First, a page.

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A Notable Legal Victory for the Métis

posted Mar 27, 2013, 12:25 PM by Ciara Sebastian

The Federal Court’s decision in Daniels v. Canada, released on January 8, 2013 is interesting in that it declares what everyone knew all along: Métis and non-status Indians are “Indians” within the meaning of s. 91(24) of the Constitution Act, 1867. According to Mr. Justice Phelan, it took 14 years of litigation and $5 or $6 million of the people’s money for the federal government to be told what the Minister of Indian Affairs had written in a letter to the Institute for Research on Public Policy in 1985.

A friend and former federal negotiator once told me privately that the federal government hadn’t won a significant Aboriginal rights case since 1973. He was referring to the Supreme Court’s decision in that year in the case of Calder. On that occasion, three judges of the Supreme Court held that the Aboriginal title of First Nations in British Columbia had not been extinguished, and three held that it had. The seventh judge decided the case on an unrelated technical point. My friend was, and remains, correct. The federal government has lost again, but the federal government has no shame and lots of our money, and an appeal is under way. This is also convenient for federal government politicians, as now they don’t have to answer questions about anything because “the matter is before the courts”.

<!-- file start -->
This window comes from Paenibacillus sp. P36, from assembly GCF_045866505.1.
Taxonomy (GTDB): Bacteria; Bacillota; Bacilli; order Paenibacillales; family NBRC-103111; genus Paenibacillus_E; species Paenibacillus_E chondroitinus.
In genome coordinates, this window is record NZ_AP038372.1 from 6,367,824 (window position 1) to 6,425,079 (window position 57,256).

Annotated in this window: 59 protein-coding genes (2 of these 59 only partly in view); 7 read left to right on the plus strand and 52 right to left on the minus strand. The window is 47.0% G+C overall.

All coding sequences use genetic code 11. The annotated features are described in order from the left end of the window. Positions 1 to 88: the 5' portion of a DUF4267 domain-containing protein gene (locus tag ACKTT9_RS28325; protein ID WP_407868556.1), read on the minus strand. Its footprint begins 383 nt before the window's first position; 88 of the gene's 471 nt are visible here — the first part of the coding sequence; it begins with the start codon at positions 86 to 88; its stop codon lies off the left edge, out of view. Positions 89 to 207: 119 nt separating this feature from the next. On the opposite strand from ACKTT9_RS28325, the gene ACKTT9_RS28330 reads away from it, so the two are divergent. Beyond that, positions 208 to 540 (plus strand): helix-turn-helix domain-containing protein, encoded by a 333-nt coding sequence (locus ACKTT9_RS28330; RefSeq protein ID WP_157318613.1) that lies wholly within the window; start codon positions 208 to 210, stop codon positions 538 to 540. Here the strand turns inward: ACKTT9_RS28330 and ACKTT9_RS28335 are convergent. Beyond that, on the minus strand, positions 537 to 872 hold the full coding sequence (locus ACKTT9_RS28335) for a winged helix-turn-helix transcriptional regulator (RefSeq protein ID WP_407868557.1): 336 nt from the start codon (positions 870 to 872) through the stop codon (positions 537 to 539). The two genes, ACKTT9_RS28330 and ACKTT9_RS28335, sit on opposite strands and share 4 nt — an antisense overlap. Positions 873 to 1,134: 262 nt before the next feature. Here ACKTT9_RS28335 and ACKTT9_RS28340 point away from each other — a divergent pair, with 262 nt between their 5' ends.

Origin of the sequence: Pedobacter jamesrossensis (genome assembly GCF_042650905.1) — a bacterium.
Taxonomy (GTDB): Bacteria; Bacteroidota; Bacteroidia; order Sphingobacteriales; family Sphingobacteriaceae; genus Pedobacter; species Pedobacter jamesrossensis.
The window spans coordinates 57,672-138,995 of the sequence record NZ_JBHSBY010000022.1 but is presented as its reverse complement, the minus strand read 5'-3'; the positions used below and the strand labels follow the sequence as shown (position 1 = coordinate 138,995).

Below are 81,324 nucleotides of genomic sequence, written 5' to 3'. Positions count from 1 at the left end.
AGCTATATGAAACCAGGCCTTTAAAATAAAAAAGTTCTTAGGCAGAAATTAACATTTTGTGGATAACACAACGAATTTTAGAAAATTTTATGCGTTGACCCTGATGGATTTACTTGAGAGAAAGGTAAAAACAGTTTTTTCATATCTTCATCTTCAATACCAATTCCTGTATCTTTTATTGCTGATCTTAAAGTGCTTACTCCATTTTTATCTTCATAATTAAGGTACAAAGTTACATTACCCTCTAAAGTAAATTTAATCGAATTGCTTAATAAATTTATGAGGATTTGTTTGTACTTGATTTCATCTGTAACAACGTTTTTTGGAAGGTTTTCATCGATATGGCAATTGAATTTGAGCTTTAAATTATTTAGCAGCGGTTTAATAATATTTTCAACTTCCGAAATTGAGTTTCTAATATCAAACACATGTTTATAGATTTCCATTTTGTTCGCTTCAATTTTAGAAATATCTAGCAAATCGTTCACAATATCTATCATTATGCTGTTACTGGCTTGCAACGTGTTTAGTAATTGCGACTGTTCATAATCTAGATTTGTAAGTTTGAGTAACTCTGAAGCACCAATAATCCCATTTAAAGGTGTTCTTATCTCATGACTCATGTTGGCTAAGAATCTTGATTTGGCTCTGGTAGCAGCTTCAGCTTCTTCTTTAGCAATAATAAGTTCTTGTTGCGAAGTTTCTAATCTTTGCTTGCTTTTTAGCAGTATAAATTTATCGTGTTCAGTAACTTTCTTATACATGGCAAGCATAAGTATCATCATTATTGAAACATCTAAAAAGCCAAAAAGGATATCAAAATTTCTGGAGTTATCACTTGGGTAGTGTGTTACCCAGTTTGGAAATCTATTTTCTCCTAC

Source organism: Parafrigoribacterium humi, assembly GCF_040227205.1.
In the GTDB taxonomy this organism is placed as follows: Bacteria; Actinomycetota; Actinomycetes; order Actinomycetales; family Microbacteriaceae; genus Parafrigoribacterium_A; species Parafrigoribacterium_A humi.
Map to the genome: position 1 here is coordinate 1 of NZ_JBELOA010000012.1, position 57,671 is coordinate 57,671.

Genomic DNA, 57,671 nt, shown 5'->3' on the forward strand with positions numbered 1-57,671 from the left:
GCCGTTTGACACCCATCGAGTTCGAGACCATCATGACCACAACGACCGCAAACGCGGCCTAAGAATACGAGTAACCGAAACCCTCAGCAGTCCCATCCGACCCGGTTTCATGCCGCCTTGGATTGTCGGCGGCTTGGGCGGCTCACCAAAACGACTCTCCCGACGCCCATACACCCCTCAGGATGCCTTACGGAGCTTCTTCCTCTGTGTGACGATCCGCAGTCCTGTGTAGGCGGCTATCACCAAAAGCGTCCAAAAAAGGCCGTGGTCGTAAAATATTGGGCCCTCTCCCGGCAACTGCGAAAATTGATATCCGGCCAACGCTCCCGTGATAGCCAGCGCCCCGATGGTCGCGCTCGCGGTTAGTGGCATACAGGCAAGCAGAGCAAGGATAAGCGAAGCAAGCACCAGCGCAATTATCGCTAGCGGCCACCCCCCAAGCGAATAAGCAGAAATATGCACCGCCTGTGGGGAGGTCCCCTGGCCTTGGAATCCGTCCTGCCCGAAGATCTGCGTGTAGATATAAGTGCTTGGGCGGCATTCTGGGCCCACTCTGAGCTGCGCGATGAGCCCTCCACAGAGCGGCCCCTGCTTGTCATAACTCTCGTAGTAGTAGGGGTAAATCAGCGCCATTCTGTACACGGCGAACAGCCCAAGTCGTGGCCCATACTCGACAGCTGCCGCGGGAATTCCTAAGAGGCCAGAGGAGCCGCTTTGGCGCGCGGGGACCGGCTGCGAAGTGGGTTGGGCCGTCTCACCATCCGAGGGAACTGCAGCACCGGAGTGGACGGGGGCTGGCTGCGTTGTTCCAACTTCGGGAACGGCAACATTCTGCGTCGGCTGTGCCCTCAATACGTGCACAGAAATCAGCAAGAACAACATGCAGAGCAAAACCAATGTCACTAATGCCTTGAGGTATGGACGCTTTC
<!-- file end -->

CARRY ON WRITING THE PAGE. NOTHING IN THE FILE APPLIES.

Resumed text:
It should be noted that the federal government has the power to refer an issue directly to the Supreme Court of Canada, but it refused to do so in this case. In fact, the government argued that Mr. Daniels action for a declaration about the constitutional status of the Métis should have been dismissed because it was in effect an “impermissible private reference”. A direct reference would have seen this issue settled years ago, for a fraction of the cost.

What is disturbing about these cases is that the federal government and its lawyers refuse to acknowledge anything where Aboriginal peoples and their rights are involved. This lack of recognition and co-operation extends even to the most mundane of technical points. For example, in the Daniels decision, the judge commented on the government’s refusal to acknowledge and consent to the receipt by the Court of documents that came from its own archives:

"Leslie had to be called by the Plaintiffs because the Defendants would not admit that a significant number of government documents were in fact government documents. The Defendants’ position was wholly untenable and just a further example of the extent to which the Defendants would proceed in attempts to frustrate this litigation."